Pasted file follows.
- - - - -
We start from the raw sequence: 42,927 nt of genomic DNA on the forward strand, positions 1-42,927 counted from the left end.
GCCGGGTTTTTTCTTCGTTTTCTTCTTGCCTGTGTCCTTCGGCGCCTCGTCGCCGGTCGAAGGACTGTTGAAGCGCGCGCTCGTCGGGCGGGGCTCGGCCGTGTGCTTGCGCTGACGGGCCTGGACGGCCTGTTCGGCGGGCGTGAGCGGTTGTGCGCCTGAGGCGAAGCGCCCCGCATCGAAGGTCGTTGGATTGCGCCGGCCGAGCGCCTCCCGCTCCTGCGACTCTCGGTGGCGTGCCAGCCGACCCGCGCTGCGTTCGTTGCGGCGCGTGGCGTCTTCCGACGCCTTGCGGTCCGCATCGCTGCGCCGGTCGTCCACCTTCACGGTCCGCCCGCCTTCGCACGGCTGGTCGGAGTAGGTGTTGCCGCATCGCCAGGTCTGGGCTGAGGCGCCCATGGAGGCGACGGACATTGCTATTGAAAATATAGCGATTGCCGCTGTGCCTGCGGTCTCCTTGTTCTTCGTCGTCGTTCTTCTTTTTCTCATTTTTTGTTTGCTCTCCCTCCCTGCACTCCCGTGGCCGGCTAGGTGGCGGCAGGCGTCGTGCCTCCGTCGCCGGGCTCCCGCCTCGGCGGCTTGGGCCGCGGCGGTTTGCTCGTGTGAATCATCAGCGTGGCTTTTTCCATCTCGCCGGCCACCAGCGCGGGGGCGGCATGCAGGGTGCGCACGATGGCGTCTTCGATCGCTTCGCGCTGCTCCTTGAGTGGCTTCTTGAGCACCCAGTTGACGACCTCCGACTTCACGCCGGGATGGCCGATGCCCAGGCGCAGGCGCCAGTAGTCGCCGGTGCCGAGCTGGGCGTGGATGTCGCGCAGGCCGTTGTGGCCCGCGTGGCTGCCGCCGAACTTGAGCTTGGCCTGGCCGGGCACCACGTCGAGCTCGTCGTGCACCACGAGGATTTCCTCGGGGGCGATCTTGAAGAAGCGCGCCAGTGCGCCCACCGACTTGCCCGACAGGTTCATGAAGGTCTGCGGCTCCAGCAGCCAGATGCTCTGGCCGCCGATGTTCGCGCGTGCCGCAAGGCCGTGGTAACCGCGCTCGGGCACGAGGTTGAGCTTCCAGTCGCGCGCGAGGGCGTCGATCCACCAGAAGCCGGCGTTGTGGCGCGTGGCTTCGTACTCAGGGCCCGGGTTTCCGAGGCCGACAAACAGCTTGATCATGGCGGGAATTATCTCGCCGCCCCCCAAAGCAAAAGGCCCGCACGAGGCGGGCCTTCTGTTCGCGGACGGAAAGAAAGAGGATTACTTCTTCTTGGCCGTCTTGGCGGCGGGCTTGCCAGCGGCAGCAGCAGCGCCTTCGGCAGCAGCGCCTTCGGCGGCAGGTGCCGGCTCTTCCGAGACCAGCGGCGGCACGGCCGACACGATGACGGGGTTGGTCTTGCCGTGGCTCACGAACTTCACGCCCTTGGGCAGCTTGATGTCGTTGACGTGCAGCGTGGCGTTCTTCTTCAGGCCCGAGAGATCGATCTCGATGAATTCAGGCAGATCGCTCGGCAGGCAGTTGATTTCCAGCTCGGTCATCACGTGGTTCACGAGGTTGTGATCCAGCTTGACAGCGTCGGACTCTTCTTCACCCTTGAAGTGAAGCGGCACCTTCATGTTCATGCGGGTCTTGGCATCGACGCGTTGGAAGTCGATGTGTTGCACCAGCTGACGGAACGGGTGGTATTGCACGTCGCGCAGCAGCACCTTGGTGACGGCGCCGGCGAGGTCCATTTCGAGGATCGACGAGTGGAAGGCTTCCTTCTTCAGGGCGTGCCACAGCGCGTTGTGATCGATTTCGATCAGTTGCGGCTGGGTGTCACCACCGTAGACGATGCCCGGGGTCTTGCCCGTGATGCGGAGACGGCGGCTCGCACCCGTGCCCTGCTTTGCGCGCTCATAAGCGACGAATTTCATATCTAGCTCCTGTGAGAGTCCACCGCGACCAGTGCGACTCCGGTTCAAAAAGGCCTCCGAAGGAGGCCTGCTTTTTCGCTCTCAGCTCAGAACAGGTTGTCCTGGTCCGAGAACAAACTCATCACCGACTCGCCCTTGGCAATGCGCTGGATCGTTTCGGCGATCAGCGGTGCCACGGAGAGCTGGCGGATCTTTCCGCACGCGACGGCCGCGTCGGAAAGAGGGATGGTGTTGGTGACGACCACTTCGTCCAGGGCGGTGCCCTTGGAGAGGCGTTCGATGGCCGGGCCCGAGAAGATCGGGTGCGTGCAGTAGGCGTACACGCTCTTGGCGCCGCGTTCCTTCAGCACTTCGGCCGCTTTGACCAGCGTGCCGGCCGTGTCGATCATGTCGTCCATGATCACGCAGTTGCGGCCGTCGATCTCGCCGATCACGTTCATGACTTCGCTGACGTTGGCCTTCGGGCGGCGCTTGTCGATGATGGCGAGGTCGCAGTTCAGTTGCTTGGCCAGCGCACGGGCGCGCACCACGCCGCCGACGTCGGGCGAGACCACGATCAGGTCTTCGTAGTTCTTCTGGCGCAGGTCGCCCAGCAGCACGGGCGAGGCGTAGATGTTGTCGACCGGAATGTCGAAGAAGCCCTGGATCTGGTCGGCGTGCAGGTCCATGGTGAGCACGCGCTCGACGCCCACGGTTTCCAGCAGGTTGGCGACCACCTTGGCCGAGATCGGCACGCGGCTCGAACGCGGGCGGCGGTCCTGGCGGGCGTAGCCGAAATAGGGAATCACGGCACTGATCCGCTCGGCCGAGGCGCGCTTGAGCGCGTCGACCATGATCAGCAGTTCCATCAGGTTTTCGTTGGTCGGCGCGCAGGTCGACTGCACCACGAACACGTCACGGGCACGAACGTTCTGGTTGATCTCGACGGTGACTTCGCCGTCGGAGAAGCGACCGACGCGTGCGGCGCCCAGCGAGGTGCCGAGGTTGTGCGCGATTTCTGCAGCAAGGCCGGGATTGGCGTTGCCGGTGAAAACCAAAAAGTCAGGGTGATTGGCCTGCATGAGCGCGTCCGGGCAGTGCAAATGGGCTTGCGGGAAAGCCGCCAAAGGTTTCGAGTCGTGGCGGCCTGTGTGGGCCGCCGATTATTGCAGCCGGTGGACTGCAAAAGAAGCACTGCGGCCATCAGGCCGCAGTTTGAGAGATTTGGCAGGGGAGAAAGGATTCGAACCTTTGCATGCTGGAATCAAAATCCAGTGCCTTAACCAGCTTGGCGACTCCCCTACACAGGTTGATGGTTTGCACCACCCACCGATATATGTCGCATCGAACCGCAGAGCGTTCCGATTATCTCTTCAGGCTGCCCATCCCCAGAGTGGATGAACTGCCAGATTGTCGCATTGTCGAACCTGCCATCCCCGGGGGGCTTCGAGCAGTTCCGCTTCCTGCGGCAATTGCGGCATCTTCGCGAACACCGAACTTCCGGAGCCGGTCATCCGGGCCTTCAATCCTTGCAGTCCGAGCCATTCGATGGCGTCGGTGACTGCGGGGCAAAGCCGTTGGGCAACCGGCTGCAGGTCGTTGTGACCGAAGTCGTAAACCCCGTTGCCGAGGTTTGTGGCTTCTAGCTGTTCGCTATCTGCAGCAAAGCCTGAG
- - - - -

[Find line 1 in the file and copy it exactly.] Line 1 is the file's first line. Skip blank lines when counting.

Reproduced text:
We start from the raw sequence: 42,927 nt of genomic DNA on the forward strand, positions 1-42,927 counted from the left end.